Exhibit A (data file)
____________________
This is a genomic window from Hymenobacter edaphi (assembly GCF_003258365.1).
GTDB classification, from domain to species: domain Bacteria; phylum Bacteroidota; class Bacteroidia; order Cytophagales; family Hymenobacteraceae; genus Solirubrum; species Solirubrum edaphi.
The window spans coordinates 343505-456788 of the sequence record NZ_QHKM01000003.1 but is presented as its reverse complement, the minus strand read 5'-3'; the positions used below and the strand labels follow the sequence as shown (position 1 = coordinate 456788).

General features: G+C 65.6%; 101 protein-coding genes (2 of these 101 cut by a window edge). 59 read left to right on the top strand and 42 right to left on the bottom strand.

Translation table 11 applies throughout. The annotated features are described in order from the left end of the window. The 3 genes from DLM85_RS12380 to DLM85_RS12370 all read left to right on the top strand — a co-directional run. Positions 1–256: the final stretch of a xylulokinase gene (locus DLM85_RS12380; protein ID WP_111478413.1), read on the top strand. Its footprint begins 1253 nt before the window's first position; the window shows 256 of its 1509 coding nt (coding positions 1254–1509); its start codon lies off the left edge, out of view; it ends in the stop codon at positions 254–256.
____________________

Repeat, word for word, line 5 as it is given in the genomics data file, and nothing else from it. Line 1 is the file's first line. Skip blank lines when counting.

Translation table 11 applies throughout. The annotated features are described in order from the left end of the window. The 3 genes from DLM85_RS12380 to DLM85_RS12370 all read left to right on the top strand — a co-directional run. Positions 1–256: the final stretch of a xylulokinase gene (locus DLM85_RS12380; protein ID WP_111478413.1), read on the top strand. Its footprint begins 1253 nt before the window's first position; the window shows 256 of its 1509 coding nt (coding positions 1254–1509); its start codon lies off the left edge, out of view; it ends in the stop codon at positions 254–256.